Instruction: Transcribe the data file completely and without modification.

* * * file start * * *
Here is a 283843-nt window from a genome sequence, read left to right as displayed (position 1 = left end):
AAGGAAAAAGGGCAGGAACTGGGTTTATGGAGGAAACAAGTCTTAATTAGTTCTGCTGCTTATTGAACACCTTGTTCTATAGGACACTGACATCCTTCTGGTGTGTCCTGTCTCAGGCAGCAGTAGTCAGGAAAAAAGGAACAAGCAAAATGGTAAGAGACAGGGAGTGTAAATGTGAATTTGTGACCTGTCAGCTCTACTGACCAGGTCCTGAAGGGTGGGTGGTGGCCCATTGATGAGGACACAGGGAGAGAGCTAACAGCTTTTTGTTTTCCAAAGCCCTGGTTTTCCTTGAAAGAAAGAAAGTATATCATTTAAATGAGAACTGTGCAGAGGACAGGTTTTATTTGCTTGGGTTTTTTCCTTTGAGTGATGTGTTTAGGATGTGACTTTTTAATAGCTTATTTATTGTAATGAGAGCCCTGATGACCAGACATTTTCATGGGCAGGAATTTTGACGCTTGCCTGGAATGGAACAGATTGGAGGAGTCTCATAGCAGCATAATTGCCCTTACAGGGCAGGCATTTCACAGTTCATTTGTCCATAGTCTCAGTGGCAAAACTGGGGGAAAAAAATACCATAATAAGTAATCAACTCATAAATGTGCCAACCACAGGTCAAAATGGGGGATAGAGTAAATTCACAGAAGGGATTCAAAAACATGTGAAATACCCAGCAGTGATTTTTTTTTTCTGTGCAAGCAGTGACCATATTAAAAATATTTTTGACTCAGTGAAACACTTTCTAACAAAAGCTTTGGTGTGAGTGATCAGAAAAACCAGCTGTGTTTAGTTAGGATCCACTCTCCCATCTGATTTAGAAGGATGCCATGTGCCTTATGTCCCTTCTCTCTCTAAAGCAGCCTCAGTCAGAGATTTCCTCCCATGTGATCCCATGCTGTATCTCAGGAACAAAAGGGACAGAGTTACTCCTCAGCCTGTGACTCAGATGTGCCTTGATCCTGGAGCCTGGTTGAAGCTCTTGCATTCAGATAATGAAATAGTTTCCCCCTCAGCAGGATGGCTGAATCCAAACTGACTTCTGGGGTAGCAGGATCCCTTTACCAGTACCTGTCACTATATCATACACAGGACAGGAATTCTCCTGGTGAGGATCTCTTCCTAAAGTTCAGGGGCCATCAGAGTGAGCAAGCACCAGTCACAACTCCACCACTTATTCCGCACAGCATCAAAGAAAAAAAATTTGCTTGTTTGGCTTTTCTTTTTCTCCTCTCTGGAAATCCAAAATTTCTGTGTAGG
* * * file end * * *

Here is a 283843-nt window from a genome sequence, read left to right as displayed (position 1 = left end):
AAGGAAAAAGGGCAGGAACTGGGTTTATGGAGGAAACAAGTCTTAATTAGTTCTGCTGCTTATTGAACACCTTGTTCTATAGGACACTGACATCCTTCTGGTGTGTCCTGTCTCAGGCAGCAGTAGTCAGGAAAAAAGGAACAAGCAAAATGGTAAGAGACAGGGAGTGTAAATGTGAATTTGTGACCTGTCAGCTCTACTGACCAGGTCCTGAAGGGTGGGTGGTGGCCCATTGATGAGGACACAGGGAGAGAGCTAACAGCTTTTTGTTTTCCAAAGCCCTGGTTTTCCTTGAAAGAAAGAAAGTATATCATTTAAATGAGAACTGTGCAGAGGACAGGTTTTATTTGCTTGGGTTTTTTCCTTTGAGTGATGTGTTTAGGATGTGACTTTTTAATAGCTTATTTATTGTAATGAGAGCCCTGATGACCAGACATTTTCATGGGCAGGAATTTTGACGCTTGCCTGGAATGGAACAGATTGGAGGAGTCTCATAGCAGCATAATTGCCCTTACAGGGCAGGCATTTCACAGTTCATTTGTCCATAGTCTCAGTGGCAAAACTGGGGGAAAAAAATACCATAATAAGTAATCAACTCATAAATGTGCCAACCACAGGTCAAAATGGGGGATAGAGTAAATTCACAGAAGGGATTCAAAAACATGTGAAATACCCAGCAGTGATTTTTTTTTTCTGTGCAAGCAGTGACCATATTAAAAATATTTTTGACTCAGTGAAACACTTTCTAACAAAAGCTTTGGTGTGAGTGATCAGAAAAACCAGCTGTGTTTAGTTAGGATCCACTCTCCCATCTGATTTAGAAGGATGCCATGTGCCTTATGTCCCTTCTCTCTCTAAAGCAGCCTCAGTCAGAGATTTCCTCCCATGTGATCCCATGCTGTATCTCAGGAACAAAAGGGACAGAGTTACTCCTCAGCCTGTGACTCAGATGTGCCTTGATCCTGGAGCCTGGTTGAAGCTCTTGCATTCAGATAATGAAATAGTTTCCCCCTCAGCAGGATGGCTGAATCCAAACTGACTTCTGGGGTAGCAGGATCCCTTTACCAGTACCTGTCACTATATCATACACAGGACAGGAATTCTCCTGGTGAGGATCTCTTCCTAAAGTTCAGGGGCCATCAGAGTGAGCAAGCACCAGTCACAACTCCACCACTTATTCCGCACAGCATCAAAGAAAAAAAATTTGCTTGTTTGGCTTTTCTTTTTCTCCTCTCTGGAAATCCAAAATTTCTGTGTAGG